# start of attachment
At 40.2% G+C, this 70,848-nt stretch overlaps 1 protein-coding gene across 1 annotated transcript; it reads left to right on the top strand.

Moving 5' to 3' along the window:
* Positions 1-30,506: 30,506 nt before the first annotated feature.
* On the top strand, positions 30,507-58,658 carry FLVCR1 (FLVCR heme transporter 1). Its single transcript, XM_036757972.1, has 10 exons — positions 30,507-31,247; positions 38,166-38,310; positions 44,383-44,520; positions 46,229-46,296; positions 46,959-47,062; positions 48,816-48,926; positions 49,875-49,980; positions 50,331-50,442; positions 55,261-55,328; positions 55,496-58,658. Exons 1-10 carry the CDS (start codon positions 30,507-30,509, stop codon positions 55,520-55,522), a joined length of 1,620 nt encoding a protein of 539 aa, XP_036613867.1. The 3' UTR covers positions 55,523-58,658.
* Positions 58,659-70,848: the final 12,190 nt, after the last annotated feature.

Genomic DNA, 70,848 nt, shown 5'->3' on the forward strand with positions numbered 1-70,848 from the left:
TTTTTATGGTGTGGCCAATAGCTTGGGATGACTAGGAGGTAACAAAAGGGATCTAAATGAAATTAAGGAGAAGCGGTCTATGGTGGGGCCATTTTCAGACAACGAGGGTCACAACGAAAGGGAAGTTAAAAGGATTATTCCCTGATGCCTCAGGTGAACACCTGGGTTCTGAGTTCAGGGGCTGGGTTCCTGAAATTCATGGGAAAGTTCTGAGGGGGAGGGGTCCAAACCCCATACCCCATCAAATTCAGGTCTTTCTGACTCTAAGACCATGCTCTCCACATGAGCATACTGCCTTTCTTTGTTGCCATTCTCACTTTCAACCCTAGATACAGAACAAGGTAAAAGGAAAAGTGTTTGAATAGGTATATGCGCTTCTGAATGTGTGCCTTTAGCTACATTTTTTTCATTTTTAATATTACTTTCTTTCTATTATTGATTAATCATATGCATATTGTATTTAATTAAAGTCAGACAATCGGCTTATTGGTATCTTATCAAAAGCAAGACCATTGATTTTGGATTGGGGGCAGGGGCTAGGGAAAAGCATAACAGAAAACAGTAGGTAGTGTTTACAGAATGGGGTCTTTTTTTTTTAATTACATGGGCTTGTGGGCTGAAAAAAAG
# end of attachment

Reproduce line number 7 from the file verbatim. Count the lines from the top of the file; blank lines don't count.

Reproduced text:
TTTTTATGGTGTGGCCAATAGCTTGGGATGACTAGGAGGTAACAAAAGGGATCTAAATGAAATTAAGGAGAAGCGGTCTATGGTGGGGCCATTTTCAGACAACGAGGGTCACAACGAAAGGGAAGTTAAAAGGATTATTCCCTGATGCCTCAGGTGAACACCTGGGTTCTGAGTTCAGGGGCTGGGTTCCTGAAATTCATGGGAAAGTTCTGAGGGGGAGGGGTCCAAACCCCATACCCCATCAAATTCAGGTCTTTCTGACTCTAAGACCATGCTCTCCACATGAGCATACTGCCTTTCTTTGTTGCCATTCTCACTTTCAACCCTAGATACAGAACAAGGTAAAAGGAAAAGTGTTTGAATAGGTATATGCGCTTCTGAATGTGTGCCTTTAGCTACATTTTTTTCATTTTTAATATTACTTTCTTTCTATTATTGATTAATCATATGCATATTGTATTTAATTAAAGTCAGACAATCGGCTTATTGGTATCTTATCAAAAGCAAGACCATTGATTTTGGATTGGGGGCAGGGGCTAGGGAAAAGCATAACAGAAAACAGTAGGTAGTGTTTACAGAATGGGGTCTTTTTTTTTTAATTACATGGGCTTGTGGGCTGAAAAAAAG